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Gordon Chang lived and worked in China for almost 20 years. His articles on China have been published in The New York Times, The Asian Wall St. Journal, the International Herald Tribune, and the South China Morning Post. His first book, The Coming Collapse of China was published by Century in 2002.
GCHQ (Government Communications Headquarters) is a signals intelligence and cyber security organisation whose mission is to keep Britain safe from terror attacks and cybercrime.
Diana Gabaldon is the author of the international bestselling Outlander novels and Lord John Grey series. She says that the Outlander series started by accident: 'I decided to write a novel for practice in order to learn what it took to write a novel, and to decide whether I really wanted to do it for real. I did - and here we all are trying to decide what to call books that nobody can describe, but that fortunately most people seem to enjoy.' And enjoy them they do - in their millions, all over the world. Published in 42 countries and 38 languages, in 2014 the Outlander novels were made into an acclaimed TV series starring Sam Heughan as Jamie Fraser and Caitriona Balfe as Claire. Seasons three and four are currently in production. Diana lives with her husband and dogs in Scottsdale, Arizona, and is currently at work on her ninth Outlander novel.
Dr Meg John Barker (Author) Meg John Barker is a public engagement academic at the Open University and a sex and relationship therapist. Meg John has been studying relationships for over a decade and has published numerous academic books and papers on the subject, as well as writing their own relationship self-help books and blogs. Meg John also regularly speaks on these topics in the media, including a popular TED talk and being featured in the Independent on Sunday Rainbow List. Professor Jacqui Gabb (Author) Professor Jacqui Gabb is Chair of Sociology and Intimacy and Associate Dean for Research at The Open University. She has worked as an academic for over 20 years and has published extensively over this time. Her research centres on intimacy and family life, with particular emphasis on the contemporary dynamics of policy, professional practice and personal relationships. Her recent research on couple relationships has received widespread critical acclaim and she is recognized as an expert in the field, regularly contributing to national television, radio and international press. She is co-author with Janet Fink of Couple Relationships in the 21st Century (Palgrave, 2015). Her current work is explores ideas of enduring coupledom across different national, situational and biographical contexts.
Sarah Gabriel has worked as a travel journalist for the national press. Married with two daughters, she lives in Oxford.
Elizabeth Gabriel was born in Yorkshire in 1947 but has lived in Amsterdam since 1976, where she works as a writer and literary agent. She has written a large number of children's books and two novels, The Lost Lover and Amsterdam Blues.
Lisa Gabriele is the author of several bestselling novels. Her writing has appeared in Glamour Vice, Elle, the New York Times Magazine and Salon as well as various anthologies, including The Best American Nonrequired Reading series. An award-winning T.V. producer, she has lived in Washington D.C. and New York City, and now lives in Toronto.
Gabrielle Mander is the author of the million-copy bestseller, Wan2tlk? The Little Book of Text Messages.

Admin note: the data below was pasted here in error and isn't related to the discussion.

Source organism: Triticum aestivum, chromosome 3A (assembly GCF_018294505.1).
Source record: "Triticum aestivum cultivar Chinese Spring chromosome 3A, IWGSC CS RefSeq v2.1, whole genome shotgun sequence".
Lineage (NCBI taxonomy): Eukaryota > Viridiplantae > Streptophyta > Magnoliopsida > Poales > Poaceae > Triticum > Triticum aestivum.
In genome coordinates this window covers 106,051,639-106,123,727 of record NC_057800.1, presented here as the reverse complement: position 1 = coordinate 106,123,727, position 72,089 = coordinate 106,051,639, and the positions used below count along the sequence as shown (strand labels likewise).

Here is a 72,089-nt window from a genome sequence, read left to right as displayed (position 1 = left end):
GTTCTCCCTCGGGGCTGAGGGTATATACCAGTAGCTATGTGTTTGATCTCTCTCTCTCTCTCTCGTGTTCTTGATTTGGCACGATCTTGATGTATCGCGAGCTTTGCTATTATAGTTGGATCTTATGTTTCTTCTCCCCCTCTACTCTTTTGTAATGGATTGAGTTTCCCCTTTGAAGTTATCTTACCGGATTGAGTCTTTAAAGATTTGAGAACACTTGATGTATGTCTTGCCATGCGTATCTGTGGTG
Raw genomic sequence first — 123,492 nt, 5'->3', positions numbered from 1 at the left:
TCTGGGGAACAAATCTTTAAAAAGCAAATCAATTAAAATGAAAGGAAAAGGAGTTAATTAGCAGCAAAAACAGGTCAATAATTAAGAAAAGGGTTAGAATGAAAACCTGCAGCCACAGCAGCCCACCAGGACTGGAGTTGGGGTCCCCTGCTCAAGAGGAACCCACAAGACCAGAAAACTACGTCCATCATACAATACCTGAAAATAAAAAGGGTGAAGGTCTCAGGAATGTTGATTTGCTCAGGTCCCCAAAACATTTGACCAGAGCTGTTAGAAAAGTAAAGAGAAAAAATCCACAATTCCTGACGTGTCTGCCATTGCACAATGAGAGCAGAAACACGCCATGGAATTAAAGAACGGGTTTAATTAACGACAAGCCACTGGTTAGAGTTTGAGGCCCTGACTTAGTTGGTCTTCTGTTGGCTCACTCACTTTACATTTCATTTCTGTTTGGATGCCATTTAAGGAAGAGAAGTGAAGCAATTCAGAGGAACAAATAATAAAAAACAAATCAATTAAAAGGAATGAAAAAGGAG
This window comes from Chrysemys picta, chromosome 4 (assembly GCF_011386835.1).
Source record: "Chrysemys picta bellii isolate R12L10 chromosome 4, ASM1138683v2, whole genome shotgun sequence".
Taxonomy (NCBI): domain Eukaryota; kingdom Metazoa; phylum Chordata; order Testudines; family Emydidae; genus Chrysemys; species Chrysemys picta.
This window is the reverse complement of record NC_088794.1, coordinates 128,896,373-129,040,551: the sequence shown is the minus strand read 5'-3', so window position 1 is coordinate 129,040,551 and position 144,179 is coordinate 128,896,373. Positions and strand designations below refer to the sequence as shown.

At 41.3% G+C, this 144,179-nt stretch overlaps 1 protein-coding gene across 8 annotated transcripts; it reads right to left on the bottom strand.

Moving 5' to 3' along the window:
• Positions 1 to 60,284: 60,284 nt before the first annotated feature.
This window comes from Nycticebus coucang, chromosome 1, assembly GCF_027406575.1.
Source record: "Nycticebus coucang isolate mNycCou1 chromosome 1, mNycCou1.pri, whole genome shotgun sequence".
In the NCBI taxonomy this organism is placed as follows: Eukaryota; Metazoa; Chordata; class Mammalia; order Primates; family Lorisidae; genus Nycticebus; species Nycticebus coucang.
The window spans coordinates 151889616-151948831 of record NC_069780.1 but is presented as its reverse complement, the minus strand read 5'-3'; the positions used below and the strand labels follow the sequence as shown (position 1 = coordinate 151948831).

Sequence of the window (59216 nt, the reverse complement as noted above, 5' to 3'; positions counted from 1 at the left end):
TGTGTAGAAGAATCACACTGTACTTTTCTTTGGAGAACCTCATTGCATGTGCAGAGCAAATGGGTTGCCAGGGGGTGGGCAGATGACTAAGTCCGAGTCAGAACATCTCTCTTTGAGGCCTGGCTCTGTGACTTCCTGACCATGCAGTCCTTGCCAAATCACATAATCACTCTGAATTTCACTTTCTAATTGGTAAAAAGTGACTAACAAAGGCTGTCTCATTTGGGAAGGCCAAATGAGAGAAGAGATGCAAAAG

One of the most distinctive Italian writers of the twentieth century, Carlo Emilio Gadda was born in Milan in 1893. An electrical engineer by profession, Gadda published many short stories before beginning work on his first novel The Experience of Pain. He received critical acclaim for his revolutionary use of language and narrative form, and is often compared to James Joyce in this respect. His other works include That Awful Mess on Via Merulana.
John Lewis Gaddis is the Robert A. Lovett Professor of History at Yale University and was the founding director of the Brady- Johnson Program in Grand Strategy. His previous books include The United States and the Origins of the Cold War; Strategies of Containment; The Landscape of History; Surprise, Security, and the American Experience; and The Cold War. The New York Times calls him 'the dean of Cold War historians'. He has won two undergraduate teaching awards at Yale and was a 2005 recipient of the National Humanities Medal. His George F. Kennan: An American Life won the 2012 Pulitzer Prize in Biography.
Jayne-Anne Gadhia is the CEO of Virgin Money, and the longest-serving CEO of any European bank. A Chartered Accountant, she spent six years at Norwich Union (now Aviva) before becoming one of the founders of Virgin Direct in 1995. In 1998 she set up the Virgin One account which was acquired by the Royal Bank of Scotland in 2001. After five years at RBS as part of the Retail Executive Committee, she returned to Virgin as the CEO of Virgin Money. In 2012 Virgin Money acquired Northern Rock and, in 2014, successfully listed on the London Stock Exchange. A vocal supporter of businesses responsibility to make a positive contribution to society, Jayne-Anne is a trustee of Business in the Community, the Tate Gallery, and non-exec Director of the Dumfries House Trust. And in 2014 she was awarded a CBE in 2014 for services to banking and voluntary service. In 2015 Jayne-Anne led a government review focused on the representation of women in the Financial Services industry. Her report led to HM Treasury’s Women in Finance Charter – a commitment by firms to work together for gender equality in financial services. In 2016 Jayne-Anne was appointed as the government’s Women in Finance Champion; she was recently appointed to the London Mayor’s Business Advisory Board and is leading a Review into Student Support in Scotland. Jayne-Anne lives in Edinburgh with her husband and their teenage daughter.